We've been so busy lately. Scarlett is adjusting well to her 5 appointment-per-week schedule. It's usually:
- Occupational Therapy with Lynda on Monday
- Physical Therapy with Cathy on Tuesday
- Signing and communication with Kimberly on Wednesday
- Clinic and labs at the hospital on Thursday
- Signing toddler class on Friday
The hardest one to deal with has been the Friday toddler class. It is about 30 miles away. It wouldn't be so bad, except it starts at 9am, so we hit the world's worst traffic in Oakland, and need at least an hour to get there. The class is then 2 hours long, and Scarlett generally falls asleep about 45 minutes in, since she's been up for a few hours and needs a nap.
We like the school, the teacher, and the classroom. Since the class is really for parents just as much as it is for kids (maybe more), we get a lot out of it and enjoy it. It's just very far.
So, we have been exploring our options. While Scarlett will not be attending school full time yet, language acquisition for children with hearing loss demands early intervention. Ever since we first learned of her hearing loss in April, we have been fighting to get her back on track with hearing aids and professional interventions. The school we currently visit was recommended by our audiologist and our local regional center for early intervention, who pays for the home teacher and the class. However, it is not the only option we have in our area. One of the wonderful advantages of living in the Bay Area (to balance the outrageous home prices, gas prices, traffic and crowds!) is that we have access to a wide range of services for Scarlett. However, that puts us in a position of having to choose, which has been a huge source of stress for us lately.
There are three schools in our vicinity that cover the wide spectrum of deaf and hard of hearing services. All three are highly regarded and have wonderful track records for teaching children to communicate with hearing loss. All three recognize the importance of early intervention and have classes for babies starting as early as 12 months. Once Scarlett reaches 15-18 months (soon!) she will be eligible for much more, and we want to be prepared.
On one end is the California School for the Deaf, which is a public school that focuses on manual communication (using American Sign Language). They teach ASL as well as written English, but spoken English is not used. While English and ASL are related, they are in no way the same, and are not typically used simultaneously. Essentially, all sign, no talking. This school is literally down the street from us, less than 2 miles from our front door. Because this school is so close, we are embedded in a community that is somewhat familiar with signing, ASL and regularly encounters deaf people. I used to go to summer camp here as a child when we had a deaf neighbor.
The opposite end of the deaf communication spectrum is the Jean Weingarten Peninsula Oral School, which focuses on listening and speaking exclusively, with no manual communication - all talk, no sign. It is about 20 miles away, which would take about 45 minutes (plus $5 bridge toll). I don't know too much more about it yet.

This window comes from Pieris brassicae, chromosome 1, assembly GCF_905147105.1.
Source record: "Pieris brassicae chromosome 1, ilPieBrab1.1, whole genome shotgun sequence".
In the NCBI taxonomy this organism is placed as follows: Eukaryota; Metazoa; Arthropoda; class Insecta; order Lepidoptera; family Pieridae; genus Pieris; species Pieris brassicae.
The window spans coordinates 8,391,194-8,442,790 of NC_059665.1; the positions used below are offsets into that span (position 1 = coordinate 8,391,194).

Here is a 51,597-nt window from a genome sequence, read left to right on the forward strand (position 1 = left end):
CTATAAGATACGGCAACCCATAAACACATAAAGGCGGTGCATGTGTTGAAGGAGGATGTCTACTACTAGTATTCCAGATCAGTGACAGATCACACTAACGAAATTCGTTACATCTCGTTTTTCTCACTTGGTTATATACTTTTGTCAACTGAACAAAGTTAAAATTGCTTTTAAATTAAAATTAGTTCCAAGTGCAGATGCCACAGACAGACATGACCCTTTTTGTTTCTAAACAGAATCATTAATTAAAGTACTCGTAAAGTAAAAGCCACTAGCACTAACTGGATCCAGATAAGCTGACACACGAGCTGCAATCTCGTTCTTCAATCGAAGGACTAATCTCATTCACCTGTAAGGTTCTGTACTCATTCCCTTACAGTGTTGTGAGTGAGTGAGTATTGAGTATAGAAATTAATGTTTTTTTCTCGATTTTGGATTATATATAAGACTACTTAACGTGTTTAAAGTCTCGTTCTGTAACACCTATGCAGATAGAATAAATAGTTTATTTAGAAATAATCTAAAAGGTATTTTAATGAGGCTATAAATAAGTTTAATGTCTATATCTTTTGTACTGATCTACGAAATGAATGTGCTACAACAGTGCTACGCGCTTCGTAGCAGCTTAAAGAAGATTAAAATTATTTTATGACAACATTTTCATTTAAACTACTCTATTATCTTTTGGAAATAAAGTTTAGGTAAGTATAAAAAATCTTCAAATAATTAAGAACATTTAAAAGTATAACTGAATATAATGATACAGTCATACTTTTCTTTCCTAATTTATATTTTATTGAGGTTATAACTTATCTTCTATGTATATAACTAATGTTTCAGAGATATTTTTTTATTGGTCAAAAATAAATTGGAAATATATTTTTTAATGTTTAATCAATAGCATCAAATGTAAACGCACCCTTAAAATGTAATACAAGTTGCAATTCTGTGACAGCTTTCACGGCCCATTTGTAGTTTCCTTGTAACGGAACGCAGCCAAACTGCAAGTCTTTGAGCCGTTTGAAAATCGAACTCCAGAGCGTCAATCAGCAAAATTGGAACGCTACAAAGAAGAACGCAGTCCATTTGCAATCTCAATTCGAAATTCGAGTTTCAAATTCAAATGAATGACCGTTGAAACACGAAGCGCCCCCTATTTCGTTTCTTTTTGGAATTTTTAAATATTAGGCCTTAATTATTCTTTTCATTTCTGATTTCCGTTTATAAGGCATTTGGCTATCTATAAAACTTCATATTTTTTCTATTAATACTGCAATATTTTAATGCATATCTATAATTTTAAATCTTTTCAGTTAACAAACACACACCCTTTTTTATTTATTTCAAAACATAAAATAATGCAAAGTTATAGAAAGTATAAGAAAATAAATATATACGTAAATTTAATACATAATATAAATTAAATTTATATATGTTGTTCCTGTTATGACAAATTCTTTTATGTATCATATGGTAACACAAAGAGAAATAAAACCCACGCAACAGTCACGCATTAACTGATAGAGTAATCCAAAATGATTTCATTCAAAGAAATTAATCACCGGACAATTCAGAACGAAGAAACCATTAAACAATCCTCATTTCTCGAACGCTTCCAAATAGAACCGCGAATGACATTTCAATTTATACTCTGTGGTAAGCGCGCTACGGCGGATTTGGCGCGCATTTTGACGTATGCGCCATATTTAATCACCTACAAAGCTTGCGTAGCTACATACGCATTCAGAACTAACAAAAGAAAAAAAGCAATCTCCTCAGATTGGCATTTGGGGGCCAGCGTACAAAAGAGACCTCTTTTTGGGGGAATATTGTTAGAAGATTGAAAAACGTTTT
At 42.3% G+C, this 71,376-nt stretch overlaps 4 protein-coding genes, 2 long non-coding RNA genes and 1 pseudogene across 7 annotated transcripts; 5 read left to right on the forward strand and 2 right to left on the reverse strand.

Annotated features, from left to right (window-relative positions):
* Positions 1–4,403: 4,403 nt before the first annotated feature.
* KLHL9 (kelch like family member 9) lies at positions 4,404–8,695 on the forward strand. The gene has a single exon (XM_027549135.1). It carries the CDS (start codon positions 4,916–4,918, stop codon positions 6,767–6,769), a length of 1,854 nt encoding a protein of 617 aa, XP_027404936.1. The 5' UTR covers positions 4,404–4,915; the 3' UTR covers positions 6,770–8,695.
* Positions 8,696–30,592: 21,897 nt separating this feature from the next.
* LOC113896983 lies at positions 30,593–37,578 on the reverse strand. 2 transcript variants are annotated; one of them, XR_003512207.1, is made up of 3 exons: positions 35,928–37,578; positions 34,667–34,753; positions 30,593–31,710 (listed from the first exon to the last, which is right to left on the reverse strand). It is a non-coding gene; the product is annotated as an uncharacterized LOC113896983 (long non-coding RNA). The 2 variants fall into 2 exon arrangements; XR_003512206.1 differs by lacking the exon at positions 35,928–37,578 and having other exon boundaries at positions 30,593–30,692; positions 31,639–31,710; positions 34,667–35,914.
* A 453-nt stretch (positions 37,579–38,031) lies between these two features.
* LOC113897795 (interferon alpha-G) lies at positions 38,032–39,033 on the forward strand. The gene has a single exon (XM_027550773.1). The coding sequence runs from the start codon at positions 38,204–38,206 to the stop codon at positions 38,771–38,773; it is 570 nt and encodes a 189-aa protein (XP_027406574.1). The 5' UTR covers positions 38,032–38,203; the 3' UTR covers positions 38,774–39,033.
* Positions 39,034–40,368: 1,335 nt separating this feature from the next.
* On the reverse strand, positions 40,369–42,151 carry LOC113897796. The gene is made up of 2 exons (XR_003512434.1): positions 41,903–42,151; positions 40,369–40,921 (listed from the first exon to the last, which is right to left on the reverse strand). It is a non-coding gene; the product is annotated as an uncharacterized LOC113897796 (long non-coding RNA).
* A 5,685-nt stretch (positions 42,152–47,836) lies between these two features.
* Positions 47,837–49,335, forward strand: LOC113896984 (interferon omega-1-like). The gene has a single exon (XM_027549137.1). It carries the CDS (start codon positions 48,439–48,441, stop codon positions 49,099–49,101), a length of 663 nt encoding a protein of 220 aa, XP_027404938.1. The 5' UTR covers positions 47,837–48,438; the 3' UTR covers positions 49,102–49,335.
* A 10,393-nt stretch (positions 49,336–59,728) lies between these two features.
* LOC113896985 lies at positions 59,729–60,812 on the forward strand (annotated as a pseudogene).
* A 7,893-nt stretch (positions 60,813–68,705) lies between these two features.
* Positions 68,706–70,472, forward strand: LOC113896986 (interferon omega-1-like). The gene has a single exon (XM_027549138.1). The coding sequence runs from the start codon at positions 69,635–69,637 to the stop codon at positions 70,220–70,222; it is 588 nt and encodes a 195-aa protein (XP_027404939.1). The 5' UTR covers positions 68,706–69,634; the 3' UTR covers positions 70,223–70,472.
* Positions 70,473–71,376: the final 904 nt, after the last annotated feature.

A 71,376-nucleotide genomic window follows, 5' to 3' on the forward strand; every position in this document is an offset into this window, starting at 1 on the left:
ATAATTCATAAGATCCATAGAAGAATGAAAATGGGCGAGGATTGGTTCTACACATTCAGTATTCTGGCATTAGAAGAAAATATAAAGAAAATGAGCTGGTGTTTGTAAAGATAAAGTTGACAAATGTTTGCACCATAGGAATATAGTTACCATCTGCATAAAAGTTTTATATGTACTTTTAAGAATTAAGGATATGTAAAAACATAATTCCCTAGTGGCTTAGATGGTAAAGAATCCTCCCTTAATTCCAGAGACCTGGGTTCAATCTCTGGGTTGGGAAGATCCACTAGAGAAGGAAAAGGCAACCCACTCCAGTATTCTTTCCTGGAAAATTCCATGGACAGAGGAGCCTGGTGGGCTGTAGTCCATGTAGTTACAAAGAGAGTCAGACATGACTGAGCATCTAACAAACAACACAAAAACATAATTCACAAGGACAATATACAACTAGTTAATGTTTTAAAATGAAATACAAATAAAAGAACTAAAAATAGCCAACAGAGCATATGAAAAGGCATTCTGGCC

In the middle of the spectrum are a variety of lesser-known philosophies, including the one we are currently learning. The Center for Early Intervention on Deafness (CEID) uses a different sign language called Signed Exact English (SEE). This means that, while they use many similar ASL signs, many are different, and there is a sign for every word and conjugation that is spoken in English, so that you can sign and talk simultaneously. Our home teacher tells us that people who are fluent in ASL and those fluent in SEE struggle to communicate clearly because the two "dialects" are so different.
SEE is seemingly idea for Scarlett because she can hear, and will benefit from the reinforcement of both spoken and visual communication. However, this is a small group and they only provide instruction through preschool. Once Scarlett gets to kindergarten, she will either be at one of these special schools or in a regular school (possibly with the support of special education if necessary). Either way, there won't be any support for SEE once she leaves CEID at 5 years old, so we will all have to relearn everything. This seems pointless.
Of course, like everything else, there many shades of gray. We can choose a school and do a separate technique at home. We can change our minds and take her to different schools once we see more of how her hearing and neurological development affect her communication as she gets older. But, no matter what we choose, we have to fully commit to it and make the best of it to truly know if it is working. This makes it a big decision for us, and one that we are taking very seriously. We have talked with Scarlett's audiologist about what we can expect as Scarlett gets older, as well as her oncologist about their experience with kids in this situation; both have basically said they don't know. They expect Scarlett to be on the listening and speaking end of the spectrum. They expect her to be able to be in a mainstream classroom, or at least a regular school. But because Scarlett's brain is "hardwired" differently, there is no way to know what she will need. We just have to wait.
And while we wait, we have to make a decision. We are setting up an appointment to discuss our early intervention and toddler options with the local school. We will then talk with the oral school to see what they say. Our feeling right now is that we want her to have all available options for communication, which means that either a sign-only or oral-only approach will need to be supplemented at home. This might mean we just bite the bullet and deal with the long commute to the current school. We don't want to close off any options that might be right for her.